Democracy. The contradictory expression of democracies that can die at the hands of democratically elected leaders emerges also in Europe. The gap between the global character of the economy, of communication and, even more so, of finance and the merely local dimension of democracy, which risks becoming almost exclusively administrative management, seems by now unsustainable. Trust in democratic-liberal systems has deteriorated. There even sympathy for a certain democratic improvisation that gives at least the sense of belonging. Is the parliamentary representative democracy destined then to fade away? Absolutely not, but the question of an “immediate democracy”, where we imagine internet can be a place of action and means, seems to have put the parliamentary representative democracy in trouble. There is a problem here, however also a challenge to welcome. We can’t pretend that the internet doesn’t exist and we must acknowledge that consensus is also formed in the digital environment. Uneasiness is expressed above all there. How do we make internet come alive as a form of democratic participation without falling into demagogic shortcuts?
Participation. The Pope writes, again from the text of 2010, that we need “to recover the effectiveness of being citizens”. We need to transform ourselves “from inhabitants to citizens”. This is, basically, the true problem for Europe: it has European inhabitants who still don’t feel like European citizens. The “gap between the people and our current forms of democracy” was one of the strong themes of Pope Francis’ discourse at the Third World Meeting of Popular Movements of 2016. The Pope defined them as “a different, dynamic and vital form of social participation in public life” which is not the form of the “political party” and is capable of expressing “attachment to the territory, daily reality, neighborhood, locale, to the organization of community work”. Without participation, democracy atrophies, becomes a formality, because it leaves people out of the construction of their destiny.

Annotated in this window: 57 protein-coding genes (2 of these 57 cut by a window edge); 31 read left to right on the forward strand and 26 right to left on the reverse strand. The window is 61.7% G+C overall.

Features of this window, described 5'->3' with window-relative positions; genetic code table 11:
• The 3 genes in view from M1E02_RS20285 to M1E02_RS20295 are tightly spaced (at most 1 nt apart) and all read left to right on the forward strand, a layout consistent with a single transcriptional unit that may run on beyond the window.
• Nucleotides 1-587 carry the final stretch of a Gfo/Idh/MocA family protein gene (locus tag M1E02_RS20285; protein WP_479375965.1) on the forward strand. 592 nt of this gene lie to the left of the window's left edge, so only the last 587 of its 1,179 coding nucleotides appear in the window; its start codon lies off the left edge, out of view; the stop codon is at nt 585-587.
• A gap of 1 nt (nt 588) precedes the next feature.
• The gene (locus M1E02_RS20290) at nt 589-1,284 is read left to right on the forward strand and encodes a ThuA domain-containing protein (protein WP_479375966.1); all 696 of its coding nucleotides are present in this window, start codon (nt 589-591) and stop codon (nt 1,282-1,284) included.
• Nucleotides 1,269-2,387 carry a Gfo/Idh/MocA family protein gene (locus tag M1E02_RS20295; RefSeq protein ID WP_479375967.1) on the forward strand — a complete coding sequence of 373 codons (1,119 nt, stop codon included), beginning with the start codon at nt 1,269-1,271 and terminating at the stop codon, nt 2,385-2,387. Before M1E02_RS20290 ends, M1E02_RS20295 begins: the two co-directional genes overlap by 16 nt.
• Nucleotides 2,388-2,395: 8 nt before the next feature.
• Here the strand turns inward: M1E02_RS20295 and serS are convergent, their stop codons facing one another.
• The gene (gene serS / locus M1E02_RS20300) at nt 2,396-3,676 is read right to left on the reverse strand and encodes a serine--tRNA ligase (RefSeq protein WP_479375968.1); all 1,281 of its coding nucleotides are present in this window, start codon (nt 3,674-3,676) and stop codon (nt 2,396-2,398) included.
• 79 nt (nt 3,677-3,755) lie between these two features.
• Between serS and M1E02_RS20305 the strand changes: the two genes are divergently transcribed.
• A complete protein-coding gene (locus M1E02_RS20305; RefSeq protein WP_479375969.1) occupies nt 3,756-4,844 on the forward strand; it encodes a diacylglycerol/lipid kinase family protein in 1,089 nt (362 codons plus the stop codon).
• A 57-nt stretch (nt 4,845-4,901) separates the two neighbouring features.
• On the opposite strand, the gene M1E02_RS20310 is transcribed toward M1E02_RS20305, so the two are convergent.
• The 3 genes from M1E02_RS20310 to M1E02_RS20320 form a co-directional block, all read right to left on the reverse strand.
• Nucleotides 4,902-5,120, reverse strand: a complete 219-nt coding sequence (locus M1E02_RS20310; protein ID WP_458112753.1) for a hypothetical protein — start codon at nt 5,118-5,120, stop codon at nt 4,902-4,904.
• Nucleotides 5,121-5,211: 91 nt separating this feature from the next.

Work. Let’s think about our young people. The NEET (not in education, employment or training) are about 20% of Italian youth. Two-thirds of today’s students will do, as adults, jobs that currently do not even exist. Today we are struck with a new uneasiness: technological unemployment caused by the fact that we discover new ways to economize on work at a higher pace than that by which we discover new ways to employ labor. There seems to be an anthropological difference by now between the man of Davos and the forgotten man, between an élite of creative innovators and a mass of mere implementors. We need those “three T’s” that Francis talks about not as a slogan: Tierra Techo Trabajo (Land, Roof, Work). Land, home and work are the fundamental things that give dignity to human life, make family possible, and allow integral human development.
To react, then, we need, before all else, to reconnect with civil society, with the “classes of the people”, rebuilding natural relationships with the people. This is the word: reconnect. In short, we need to go back to being “with the people”.
Antonio Spadaro SJ
✍️ Original text in Italian published (full text) here in La Civiltà Cattolica: